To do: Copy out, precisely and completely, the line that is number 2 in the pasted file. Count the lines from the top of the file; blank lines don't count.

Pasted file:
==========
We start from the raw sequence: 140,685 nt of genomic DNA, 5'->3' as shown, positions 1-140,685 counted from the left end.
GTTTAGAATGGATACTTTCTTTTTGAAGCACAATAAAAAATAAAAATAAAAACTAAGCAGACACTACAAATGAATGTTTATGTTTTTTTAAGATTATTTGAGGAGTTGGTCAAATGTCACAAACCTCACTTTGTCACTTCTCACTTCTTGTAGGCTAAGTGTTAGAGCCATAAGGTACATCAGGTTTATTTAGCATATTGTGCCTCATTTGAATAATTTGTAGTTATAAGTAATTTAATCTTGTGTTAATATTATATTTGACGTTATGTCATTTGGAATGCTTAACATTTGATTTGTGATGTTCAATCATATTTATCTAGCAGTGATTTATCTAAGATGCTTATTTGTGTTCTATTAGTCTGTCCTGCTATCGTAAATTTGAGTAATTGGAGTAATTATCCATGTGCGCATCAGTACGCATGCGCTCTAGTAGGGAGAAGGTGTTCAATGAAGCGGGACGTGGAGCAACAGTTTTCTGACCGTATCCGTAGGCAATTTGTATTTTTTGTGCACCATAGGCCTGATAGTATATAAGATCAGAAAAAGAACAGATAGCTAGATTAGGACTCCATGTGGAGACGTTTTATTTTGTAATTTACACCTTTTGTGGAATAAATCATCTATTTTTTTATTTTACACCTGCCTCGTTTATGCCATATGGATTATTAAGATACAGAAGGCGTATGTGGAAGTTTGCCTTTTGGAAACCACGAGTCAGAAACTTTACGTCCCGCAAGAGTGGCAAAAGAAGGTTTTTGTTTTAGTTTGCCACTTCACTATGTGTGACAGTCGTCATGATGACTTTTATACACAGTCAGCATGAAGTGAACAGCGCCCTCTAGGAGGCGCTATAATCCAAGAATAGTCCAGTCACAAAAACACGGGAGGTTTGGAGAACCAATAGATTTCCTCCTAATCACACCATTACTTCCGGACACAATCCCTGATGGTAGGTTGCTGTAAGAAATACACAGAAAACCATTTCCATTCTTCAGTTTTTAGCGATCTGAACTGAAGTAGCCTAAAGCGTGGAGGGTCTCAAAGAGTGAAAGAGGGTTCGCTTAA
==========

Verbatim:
GTTTAGAATGGATACTTTCTTTTTGAAGCACAATAAAAAATAAAAATAAAAACTAAGCAGACACTACAAATGAATGTTTATGTTTTTTTAAGATTATTTGAGGAGTTGGTCAAATGTCACAAACCTCACTTTGTCACTTCTCACTTCTTGTAGGCTAAGTGTTAGAGCCATAAGGTACATCAGGTTTATTTAGCATATTGTGCCTCATTTGAATAATTTGTAGTTATAAGTAATTTAATCTTGTGTTAATATTATATTTGACGTTATGTCATTTGGAATGCTTAACATTTGATTTGTGATGTTCAATCATATTTATCTAGCAGTGATTTATCTAAGATGCTTATTTGTGTTCTATTAGTCTGTCCTGCTATCGTAAATTTGAGTAATTGGAGTAATTATCCATGTGCGCATCAGTACGCATGCGCTCTAGTAGGGAGAAGGTGTTCAATGAAGCGGGACGTGGAGCAACAGTTTTCTGACCGTATCCGTAGGCAATTTGTATTTTTTGTGCACCATAGGCCTGATAGTATATAAGATCAGAAAAAGAACAGATAGCTAGATTAGGACTCCATGTGGAGACGTTTTATTTTGTAATTTACACCTTTTGTGGAATAAATCATCTATTTTTTTATTTTACACCTGCCTCGTTTATGCCATATGGATTATTAAGATACAGAAGGCGTATGTGGAAGTTTGCCTTTTGGAAACCACGAGTCAGAAACTTTACGTCCCGCAAGAGTGGCAAAAGAAGGTTTTTGTTTTAGTTTGCCACTTCACTATGTGTGACAGTCGTCATGATGACTTTTATACACAGTCAGCATGAAGTGAACAGCGCCCTCTAGGAGGCGCTATAATCCAAGAATAGTCCAGTCACAAAAACACGGGAGGTTTGGAGAACCAATAGATTTCCTCCTAATCACACCATTACTTCCGGACACAATCCCTGATGGTAGGTTGCTGTAAGAAATACACAGAAAACCATTTCCATTCTTCAGTTTTTAGCGATCTGAACTGAAGTAGCCTAAAGCGTGGAGGGTCTCAAAGAGTGAAAGAGGGTTCGCTTAA